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Although Aspergillosis occurs almost only in severely immunocompromised patients, it is not AIDS defining. In the largest series described worldwide to date with 342 cases of invasive aspergillosis in HIV, almost all patients had less than 50 CD4 cells/^l (Mylonakis 1998). The main manifestation is in the lung (pneumonia, tracheobronchitis), but extrapulmonary infections can occur. These usually involve the CNS, but can principally be localized everywhere (Mylonakis 2000). Aspergillosis particularly occurs in HIV infected patients on long-term (too long) steroid treatment for another OI. Severe neutropenia (< 1,000 leucocytes) is another risk factor. Aspergillus fumigatus is by far the most frequent pathogen (>90 %) followed by A. niger, A. terreus, A. flavus and A. nidulans. The patients, who are usually severely ill, complain of fever, cough, dyspnea and chest pain. Hemoptysis frequently occurs. Other manifestations include sinusitis or abscesses (kidneys, liver) (Hunt 2000).

The only way to reach a reliable diagnosis is biopsy. A serum antigen test for As-pergillus galactomannan can support the suspected diagnosis. Even proof of Asper-gillus in pulmonary secretions is an indication of infection, although often dependent on colonization. Chest x-ray is often unremarkable. On HR-CT, pulmonary collections with a halo or cavitating lesions are suspicious for Aspergillosis.

Antimycotic therapy should be started as soon as Aspergillosis is suspected. Every delay significantly worsens the already poor prognosis - do not wait for the microbiological proof from the biopsy! Voriconazole is currently the therapy of choice, as a randomized study showed higher response rates than for amphotericin B (Herbrecht 2002). Voriconazole is given as 2 x 4 mg i.v./kg/day (loading dose 2 x 6 mg/kg on day 1, changing to oral therapy with 2 x 200 mg/day on day 7). It has the advantage of effective penetration into the brain parenchyma (Schwartz 2005), but causes visual disturbances in 20 % and often (reversible) elevation of liver enzymes. Amphotericin B is the alternative to voriconazole, although its inferiority is doubted by some authors (Jorgensen 2006). In cases of intolerance, contraindications or therapeutic failure, liposomal amphotericin B, capsofungin, posaconazole or high dose itraconazole can be considered. Systemic steroid therapy should be discontinued.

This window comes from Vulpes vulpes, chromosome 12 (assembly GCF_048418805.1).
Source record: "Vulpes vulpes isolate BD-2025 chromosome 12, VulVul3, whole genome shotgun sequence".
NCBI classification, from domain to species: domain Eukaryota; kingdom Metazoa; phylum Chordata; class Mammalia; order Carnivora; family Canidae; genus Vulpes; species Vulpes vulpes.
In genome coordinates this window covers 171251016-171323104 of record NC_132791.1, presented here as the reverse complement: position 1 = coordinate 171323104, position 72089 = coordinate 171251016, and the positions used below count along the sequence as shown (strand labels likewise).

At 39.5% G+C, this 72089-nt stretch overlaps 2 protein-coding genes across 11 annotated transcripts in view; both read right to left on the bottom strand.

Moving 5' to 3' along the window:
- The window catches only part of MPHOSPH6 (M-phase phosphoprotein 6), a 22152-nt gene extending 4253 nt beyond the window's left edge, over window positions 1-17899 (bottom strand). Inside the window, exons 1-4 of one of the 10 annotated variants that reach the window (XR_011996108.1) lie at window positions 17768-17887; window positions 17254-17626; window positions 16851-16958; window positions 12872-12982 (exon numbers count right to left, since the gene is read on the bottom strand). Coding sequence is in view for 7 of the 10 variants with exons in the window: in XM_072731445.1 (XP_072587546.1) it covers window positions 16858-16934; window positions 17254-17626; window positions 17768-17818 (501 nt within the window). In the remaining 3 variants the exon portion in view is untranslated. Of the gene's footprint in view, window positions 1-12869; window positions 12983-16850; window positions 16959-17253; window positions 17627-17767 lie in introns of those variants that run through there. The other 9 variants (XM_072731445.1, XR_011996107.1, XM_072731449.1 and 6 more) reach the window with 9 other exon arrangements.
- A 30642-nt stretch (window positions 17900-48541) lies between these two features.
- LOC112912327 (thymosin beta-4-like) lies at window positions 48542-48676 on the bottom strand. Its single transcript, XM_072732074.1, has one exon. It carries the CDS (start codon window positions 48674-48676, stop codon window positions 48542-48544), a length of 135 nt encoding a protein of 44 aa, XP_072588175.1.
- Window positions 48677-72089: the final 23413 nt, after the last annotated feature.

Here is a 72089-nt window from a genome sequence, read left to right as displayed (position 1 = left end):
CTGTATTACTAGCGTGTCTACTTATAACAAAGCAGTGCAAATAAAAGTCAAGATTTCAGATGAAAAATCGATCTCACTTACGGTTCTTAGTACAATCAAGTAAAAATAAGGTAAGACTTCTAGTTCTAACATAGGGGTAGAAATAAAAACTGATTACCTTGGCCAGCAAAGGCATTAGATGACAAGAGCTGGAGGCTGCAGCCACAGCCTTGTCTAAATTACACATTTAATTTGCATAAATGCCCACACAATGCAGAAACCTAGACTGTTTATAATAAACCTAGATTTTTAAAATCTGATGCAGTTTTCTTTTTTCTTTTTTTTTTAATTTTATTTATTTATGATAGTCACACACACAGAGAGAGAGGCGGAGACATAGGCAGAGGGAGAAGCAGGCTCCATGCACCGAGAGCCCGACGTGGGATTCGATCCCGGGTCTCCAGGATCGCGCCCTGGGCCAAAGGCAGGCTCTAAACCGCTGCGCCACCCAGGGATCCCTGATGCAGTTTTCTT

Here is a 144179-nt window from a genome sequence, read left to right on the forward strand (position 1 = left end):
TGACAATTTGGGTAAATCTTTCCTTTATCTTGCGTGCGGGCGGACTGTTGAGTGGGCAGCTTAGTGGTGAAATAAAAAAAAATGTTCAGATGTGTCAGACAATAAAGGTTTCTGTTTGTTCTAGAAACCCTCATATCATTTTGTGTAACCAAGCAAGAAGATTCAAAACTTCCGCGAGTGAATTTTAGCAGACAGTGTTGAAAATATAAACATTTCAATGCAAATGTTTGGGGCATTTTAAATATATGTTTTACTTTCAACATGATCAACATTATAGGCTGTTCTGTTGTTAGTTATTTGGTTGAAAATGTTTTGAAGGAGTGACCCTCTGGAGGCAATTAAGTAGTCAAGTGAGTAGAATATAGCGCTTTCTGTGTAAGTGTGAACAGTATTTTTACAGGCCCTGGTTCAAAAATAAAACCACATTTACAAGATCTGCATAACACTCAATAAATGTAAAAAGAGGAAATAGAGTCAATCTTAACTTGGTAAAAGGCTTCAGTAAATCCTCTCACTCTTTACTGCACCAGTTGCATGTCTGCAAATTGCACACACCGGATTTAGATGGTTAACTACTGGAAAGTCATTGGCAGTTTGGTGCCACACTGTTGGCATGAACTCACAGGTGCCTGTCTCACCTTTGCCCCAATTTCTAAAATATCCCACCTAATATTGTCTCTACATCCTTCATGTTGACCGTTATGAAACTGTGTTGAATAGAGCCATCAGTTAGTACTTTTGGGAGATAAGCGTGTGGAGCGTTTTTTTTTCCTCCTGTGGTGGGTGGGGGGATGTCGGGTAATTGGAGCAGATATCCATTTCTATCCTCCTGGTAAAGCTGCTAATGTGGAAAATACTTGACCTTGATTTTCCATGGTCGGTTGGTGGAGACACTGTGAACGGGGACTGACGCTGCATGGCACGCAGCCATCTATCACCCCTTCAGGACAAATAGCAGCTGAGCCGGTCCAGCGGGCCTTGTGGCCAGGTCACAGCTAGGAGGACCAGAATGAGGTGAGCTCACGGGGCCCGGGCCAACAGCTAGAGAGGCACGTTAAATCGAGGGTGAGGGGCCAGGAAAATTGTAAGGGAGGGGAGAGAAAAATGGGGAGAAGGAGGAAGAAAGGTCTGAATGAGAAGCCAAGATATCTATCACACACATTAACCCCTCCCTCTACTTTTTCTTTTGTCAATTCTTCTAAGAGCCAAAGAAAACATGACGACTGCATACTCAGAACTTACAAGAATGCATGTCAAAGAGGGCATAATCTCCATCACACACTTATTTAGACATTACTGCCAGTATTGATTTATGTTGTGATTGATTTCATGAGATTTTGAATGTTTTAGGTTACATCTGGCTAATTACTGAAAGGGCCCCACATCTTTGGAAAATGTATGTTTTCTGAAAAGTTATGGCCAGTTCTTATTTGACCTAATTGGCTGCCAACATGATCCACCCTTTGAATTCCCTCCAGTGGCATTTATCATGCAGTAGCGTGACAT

1. Umfassende √úbersicht: Aspergillose - Stand des Wissens zu Diagnose, Therapie; Umweltbedingungen:

2. Herbrecht R, Denning DW, Patterson TF, et al. Voriconazole versus amphotericin B for primary therapy of invasive aspergillosis. N Engl J Med 2002, 347:408-15.

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4. Hunt SM, Miyamoto RC, Cornelius RS, Tami TA. Invasive fungal sinusitis in the AIDS. Otolaryngol Clin North Am 2000, 33:335-47.

5. Jorgensen KJ, Gotzsche PC, Johansen HK. Voriconazole versus amphotericin B in cancer patients with neutropenia. Cochrane Database Syst Rev 2006; 0: Abstract:

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7. Mylonakis E, Paliou M, Sax PE, Skolnik PR, Baron MJ, Rich JD. Central nervous system aspergillosis in patients with HIV infection. Report of 6 cases and review. Medicine (Baltimore) 2000, 79:269-80.

8. Schwartz S, Ruhnke M, Ribaud P, et al. Improved outcome in central nervous system aspergillosis, using voriconazole treatment. Blood 2005, 106:2641-5.

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